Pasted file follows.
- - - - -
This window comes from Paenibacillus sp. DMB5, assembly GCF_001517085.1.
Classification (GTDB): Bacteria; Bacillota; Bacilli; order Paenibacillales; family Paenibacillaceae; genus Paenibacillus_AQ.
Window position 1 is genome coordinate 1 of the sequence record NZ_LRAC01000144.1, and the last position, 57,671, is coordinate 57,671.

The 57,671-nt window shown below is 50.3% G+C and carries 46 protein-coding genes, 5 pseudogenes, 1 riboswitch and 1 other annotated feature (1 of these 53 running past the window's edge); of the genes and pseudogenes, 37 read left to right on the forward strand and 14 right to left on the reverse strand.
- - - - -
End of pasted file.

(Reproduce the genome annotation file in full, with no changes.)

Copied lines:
This window comes from Paenibacillus sp. DMB5, assembly GCF_001517085.1.
Classification (GTDB): Bacteria; Bacillota; Bacilli; order Paenibacillales; family Paenibacillaceae; genus Paenibacillus_AQ.
Window position 1 is genome coordinate 1 of the sequence record NZ_LRAC01000144.1, and the last position, 57,671, is coordinate 57,671.

The 57,671-nt window shown below is 50.3% G+C and carries 46 protein-coding genes, 5 pseudogenes, 1 riboswitch and 1 other annotated feature (1 of these 53 running past the window's edge); of the genes and pseudogenes, 37 read left to right on the forward strand and 14 right to left on the reverse strand.